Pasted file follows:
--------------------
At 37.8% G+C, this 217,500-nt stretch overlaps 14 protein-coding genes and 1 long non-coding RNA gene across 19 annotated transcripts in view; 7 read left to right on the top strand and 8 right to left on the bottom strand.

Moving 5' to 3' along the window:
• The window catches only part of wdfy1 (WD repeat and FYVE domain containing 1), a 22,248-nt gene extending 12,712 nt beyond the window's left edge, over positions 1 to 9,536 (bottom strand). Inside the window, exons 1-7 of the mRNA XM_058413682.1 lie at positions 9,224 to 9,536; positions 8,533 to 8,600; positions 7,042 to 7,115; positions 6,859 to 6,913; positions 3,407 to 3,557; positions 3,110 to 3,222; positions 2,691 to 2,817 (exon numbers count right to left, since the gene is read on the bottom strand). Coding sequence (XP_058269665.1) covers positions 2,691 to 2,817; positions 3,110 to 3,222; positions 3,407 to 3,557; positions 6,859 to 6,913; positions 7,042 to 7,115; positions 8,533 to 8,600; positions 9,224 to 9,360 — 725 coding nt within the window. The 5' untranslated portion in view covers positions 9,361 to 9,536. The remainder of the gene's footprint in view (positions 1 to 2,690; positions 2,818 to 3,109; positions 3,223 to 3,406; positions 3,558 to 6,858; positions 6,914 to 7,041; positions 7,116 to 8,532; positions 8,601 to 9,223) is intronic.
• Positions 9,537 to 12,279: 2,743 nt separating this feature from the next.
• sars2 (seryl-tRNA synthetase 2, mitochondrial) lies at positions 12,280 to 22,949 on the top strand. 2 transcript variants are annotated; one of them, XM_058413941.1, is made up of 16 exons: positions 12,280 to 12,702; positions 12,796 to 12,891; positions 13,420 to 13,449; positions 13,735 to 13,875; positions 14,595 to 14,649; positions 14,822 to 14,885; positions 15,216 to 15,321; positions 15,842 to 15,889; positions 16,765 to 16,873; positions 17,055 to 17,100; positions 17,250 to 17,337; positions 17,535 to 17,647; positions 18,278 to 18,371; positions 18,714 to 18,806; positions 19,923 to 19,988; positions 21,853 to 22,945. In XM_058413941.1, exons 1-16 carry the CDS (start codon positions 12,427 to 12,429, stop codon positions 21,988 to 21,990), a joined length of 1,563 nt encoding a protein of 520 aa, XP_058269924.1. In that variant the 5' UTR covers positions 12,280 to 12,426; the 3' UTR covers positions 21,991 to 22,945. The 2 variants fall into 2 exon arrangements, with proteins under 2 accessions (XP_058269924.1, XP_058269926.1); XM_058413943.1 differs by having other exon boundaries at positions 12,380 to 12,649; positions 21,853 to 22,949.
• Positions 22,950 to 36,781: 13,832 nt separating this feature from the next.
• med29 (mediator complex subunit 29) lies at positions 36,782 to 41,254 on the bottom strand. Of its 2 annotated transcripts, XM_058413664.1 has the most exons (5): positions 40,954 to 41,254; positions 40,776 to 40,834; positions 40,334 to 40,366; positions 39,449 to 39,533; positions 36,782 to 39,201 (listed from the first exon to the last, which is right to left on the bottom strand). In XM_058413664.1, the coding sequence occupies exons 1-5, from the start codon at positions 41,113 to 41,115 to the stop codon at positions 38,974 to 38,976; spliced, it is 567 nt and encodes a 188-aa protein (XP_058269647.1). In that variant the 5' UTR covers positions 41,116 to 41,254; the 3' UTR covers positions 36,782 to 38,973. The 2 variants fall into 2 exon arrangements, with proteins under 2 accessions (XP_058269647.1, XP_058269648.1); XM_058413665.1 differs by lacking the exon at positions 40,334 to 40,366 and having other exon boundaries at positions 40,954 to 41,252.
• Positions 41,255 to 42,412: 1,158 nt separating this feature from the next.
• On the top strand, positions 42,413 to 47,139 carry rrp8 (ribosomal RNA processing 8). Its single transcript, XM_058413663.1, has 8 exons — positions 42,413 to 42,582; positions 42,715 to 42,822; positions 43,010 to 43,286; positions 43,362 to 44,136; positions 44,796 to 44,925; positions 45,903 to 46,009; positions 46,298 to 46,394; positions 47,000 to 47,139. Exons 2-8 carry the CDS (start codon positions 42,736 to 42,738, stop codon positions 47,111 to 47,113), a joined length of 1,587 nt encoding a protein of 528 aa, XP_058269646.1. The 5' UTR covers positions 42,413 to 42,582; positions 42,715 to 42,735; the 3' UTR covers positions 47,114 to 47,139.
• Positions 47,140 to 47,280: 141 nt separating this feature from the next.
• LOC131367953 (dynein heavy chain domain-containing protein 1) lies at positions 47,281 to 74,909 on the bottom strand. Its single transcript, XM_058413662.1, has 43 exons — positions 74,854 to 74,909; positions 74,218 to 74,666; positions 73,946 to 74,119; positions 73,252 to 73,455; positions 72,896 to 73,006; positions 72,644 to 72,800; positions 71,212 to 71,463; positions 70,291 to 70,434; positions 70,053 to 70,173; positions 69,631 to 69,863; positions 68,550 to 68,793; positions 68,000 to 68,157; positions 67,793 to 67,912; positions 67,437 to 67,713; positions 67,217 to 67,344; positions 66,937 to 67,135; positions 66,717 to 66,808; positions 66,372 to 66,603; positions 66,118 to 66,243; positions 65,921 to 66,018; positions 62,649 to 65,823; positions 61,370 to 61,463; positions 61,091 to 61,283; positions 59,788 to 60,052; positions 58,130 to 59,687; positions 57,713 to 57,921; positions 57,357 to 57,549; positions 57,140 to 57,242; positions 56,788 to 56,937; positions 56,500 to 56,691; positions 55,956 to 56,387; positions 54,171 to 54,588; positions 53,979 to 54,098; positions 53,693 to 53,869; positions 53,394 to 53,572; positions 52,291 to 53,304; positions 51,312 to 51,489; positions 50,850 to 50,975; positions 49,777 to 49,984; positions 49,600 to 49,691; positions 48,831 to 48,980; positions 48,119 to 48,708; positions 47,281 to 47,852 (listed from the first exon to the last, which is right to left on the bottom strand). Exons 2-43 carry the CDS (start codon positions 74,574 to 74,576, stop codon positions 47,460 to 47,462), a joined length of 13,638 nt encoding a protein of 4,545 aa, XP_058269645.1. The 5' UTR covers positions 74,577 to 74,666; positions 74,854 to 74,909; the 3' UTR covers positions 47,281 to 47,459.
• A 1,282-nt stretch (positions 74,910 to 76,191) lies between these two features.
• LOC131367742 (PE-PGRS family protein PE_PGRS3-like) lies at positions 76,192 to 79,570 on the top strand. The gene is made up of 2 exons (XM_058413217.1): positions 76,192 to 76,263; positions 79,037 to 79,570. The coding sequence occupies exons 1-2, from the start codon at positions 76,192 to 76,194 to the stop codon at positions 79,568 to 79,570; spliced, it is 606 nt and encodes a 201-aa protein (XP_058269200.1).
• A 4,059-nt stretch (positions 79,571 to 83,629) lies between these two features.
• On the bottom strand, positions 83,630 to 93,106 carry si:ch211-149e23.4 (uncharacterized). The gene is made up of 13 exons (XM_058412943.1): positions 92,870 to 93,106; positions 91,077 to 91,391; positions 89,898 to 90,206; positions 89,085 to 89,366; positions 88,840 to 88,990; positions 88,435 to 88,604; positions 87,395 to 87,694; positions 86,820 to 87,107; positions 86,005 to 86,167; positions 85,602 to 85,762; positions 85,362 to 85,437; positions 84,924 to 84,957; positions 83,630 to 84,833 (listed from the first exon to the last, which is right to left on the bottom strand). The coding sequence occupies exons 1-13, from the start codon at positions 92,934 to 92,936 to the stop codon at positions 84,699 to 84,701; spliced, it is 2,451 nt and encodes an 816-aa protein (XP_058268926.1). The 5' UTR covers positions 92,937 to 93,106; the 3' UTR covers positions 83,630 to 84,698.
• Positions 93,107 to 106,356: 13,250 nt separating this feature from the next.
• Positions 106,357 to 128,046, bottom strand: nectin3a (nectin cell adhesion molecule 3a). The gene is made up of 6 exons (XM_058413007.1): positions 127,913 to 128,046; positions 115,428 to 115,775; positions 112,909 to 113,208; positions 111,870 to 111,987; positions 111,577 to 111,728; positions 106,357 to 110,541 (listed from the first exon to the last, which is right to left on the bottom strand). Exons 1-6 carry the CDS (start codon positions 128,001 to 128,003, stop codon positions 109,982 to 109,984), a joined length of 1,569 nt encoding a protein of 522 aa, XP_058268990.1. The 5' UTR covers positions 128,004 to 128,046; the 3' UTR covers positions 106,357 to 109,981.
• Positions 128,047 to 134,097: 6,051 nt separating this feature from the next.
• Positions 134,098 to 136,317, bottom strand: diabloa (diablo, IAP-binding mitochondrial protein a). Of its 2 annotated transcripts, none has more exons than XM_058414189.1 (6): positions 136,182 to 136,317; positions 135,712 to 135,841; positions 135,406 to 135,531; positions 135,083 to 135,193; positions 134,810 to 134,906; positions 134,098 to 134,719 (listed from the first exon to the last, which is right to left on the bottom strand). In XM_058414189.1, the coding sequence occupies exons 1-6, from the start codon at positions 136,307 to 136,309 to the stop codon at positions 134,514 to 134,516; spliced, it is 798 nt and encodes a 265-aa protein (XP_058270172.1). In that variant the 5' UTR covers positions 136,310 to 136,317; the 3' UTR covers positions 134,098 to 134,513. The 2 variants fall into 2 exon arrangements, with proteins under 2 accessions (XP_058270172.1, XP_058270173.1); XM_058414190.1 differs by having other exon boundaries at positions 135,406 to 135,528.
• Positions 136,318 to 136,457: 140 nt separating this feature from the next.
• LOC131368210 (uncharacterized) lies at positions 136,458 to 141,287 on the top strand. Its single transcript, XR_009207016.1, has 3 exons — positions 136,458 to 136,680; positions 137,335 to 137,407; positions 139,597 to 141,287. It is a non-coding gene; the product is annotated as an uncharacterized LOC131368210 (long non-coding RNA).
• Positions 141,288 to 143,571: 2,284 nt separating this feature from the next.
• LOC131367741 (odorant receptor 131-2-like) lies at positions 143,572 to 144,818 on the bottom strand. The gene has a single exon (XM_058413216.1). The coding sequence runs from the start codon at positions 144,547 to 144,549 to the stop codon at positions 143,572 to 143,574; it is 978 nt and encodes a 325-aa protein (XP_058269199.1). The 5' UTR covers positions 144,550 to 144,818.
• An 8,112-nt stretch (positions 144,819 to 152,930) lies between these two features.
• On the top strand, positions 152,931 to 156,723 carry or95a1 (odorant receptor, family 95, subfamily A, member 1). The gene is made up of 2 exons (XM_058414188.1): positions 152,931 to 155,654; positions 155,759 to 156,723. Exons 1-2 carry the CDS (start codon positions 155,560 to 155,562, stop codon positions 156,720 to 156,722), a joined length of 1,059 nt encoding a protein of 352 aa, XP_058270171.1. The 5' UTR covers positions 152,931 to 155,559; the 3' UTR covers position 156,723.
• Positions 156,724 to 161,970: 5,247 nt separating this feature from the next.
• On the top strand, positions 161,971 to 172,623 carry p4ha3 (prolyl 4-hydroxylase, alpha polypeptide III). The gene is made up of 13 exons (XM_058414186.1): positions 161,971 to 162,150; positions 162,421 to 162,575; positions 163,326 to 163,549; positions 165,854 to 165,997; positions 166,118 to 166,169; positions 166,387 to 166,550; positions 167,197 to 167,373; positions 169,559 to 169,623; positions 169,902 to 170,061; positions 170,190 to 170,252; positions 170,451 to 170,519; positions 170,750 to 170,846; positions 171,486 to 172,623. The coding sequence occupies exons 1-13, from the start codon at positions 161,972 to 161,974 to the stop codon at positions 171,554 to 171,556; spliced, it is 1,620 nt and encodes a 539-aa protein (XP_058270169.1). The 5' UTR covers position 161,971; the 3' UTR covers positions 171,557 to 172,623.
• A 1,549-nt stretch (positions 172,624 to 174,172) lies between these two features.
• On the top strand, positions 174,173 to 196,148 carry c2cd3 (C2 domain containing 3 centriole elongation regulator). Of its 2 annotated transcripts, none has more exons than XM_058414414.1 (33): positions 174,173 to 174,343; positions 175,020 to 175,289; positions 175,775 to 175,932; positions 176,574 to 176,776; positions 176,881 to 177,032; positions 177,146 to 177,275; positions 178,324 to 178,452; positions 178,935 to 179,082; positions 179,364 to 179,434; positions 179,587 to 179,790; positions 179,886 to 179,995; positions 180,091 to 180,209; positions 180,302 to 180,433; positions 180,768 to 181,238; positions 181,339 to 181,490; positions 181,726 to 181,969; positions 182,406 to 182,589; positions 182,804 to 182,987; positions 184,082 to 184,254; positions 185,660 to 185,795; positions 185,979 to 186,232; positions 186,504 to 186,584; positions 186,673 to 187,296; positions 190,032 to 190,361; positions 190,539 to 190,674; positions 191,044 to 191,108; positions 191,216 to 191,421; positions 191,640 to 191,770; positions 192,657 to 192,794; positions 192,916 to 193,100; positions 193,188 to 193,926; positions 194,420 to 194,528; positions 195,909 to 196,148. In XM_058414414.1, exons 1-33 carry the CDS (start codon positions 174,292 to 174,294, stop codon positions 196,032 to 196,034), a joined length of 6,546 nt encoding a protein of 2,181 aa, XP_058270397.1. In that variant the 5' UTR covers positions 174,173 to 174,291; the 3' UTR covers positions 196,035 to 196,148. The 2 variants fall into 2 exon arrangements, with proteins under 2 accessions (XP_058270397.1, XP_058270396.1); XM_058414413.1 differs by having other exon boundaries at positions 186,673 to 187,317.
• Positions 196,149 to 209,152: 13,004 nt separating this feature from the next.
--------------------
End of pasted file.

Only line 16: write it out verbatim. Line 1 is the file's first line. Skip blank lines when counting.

• Positions 93,107 to 106,356: 13,250 nt separating this feature from the next.